Germany, Europe's largest economy, is sending recession signals
Europe's largest economy is sending recession signals. Germany's key future indicator, the IFO survey of business confidence, pointed down for the fourth month in a row as high inflation fed by astronomical natural gas prices undermines consumer pricing power and imposes heavy costs on businesses.
The index compiled by the Munich-based Ifo institute dropped to 84.3 in September from 88.5 in August, to its lowest level since the global financial crisis more than a decade ago.
“High energy and commodity prices are weighing on demand and putting pressure on profit margins,” said Carsten Brzeski, chief eurozone economist at ING bank. “Companies can no longer pass through higher costs to consumers as easily as in the first months of the year.”
Company order books are shrinking, while businesses that use a lot of energy, such as bakeries, are facing costs that make them question whether they can stay in business.
The news comes as more economists predict a recession for Europe as a whole. Germany was heavily dependent on cheap natural gas from Russia, which has cut back supplies to a small fraction of what they were before the Feb. 24 war with Ukraine.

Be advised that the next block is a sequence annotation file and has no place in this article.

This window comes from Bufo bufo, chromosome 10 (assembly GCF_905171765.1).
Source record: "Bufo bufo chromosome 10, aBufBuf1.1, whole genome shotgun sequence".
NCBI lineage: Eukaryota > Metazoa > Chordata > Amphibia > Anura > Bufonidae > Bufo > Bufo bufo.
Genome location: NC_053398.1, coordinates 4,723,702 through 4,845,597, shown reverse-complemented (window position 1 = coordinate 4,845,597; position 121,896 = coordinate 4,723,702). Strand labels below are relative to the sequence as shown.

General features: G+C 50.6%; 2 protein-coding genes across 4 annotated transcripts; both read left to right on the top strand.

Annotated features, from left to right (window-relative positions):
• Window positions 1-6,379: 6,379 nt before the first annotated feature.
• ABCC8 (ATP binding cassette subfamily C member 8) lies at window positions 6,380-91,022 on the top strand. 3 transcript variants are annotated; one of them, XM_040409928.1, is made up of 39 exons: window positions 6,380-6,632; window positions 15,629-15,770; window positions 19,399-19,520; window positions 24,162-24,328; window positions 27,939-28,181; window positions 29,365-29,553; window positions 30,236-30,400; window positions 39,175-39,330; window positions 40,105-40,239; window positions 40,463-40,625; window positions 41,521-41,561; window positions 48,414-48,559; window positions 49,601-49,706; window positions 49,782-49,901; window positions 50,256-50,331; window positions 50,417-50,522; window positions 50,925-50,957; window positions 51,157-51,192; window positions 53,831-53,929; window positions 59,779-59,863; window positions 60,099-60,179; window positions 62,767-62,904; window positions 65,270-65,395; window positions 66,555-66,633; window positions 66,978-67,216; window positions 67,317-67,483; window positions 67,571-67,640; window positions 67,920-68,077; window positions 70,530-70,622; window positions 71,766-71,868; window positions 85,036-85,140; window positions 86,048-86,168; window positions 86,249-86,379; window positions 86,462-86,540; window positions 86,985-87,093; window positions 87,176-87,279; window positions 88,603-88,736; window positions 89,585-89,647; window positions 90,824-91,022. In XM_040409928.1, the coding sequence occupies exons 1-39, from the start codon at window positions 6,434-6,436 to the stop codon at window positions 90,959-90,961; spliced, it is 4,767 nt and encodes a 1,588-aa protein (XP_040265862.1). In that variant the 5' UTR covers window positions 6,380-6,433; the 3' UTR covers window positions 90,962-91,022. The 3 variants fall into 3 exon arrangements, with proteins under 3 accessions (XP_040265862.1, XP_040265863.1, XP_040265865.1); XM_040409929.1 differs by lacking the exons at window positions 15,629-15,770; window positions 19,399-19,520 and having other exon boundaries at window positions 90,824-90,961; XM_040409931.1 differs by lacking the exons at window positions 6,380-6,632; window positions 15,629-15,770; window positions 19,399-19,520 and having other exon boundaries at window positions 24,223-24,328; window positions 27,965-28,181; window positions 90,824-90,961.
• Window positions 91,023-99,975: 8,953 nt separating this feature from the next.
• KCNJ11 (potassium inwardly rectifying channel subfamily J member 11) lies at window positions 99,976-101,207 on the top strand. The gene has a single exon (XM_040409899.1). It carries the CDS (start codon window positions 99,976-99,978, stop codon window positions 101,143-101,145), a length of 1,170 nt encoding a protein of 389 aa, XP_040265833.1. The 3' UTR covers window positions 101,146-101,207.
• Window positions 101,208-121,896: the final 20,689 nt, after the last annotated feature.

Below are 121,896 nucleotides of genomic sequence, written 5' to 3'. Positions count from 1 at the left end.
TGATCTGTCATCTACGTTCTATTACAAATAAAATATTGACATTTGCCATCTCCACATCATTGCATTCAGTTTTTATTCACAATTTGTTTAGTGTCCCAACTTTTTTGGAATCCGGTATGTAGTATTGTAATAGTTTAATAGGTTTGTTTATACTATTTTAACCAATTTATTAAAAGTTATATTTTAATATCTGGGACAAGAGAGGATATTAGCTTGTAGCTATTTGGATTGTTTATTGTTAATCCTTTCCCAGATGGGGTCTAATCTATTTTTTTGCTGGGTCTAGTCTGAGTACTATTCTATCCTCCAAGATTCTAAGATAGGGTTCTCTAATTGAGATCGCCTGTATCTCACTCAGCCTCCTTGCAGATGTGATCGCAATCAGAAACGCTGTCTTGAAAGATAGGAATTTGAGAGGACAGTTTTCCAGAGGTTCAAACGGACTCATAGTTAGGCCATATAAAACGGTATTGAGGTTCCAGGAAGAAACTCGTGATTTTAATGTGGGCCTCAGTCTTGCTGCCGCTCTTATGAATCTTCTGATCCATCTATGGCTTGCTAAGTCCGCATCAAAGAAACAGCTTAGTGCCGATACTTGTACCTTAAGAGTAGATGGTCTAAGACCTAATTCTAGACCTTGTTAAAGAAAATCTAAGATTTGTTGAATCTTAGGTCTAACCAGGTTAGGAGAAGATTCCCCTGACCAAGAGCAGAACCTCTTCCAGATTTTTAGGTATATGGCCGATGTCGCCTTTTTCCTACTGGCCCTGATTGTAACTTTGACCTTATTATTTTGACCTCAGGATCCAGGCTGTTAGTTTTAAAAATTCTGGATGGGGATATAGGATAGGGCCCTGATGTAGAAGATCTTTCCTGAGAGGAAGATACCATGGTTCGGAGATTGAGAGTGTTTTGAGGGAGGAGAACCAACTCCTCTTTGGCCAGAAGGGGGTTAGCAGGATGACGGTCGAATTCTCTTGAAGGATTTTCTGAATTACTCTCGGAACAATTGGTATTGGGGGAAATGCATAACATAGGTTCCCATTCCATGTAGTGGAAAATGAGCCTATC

Gas is used to keep homes warm, run factories and generate electricity.
European officials say the cutbacks are an attempt to pressure governments out of their strong support for Ukraine and for economic sanctions against Russia.
Officials have lined up new supplies of more expensive liquefied gas that can come by ship from countries including the U.S. rather than by pipeline from Russia. But experts say Europe will still need to make a serious effort ahead of the winter heating season to conserve gas.
German Chancellor Olaf Scholz was in Saudi Arabia, the United Arab Emirates and Qatar over the weekend and signed some energy deals.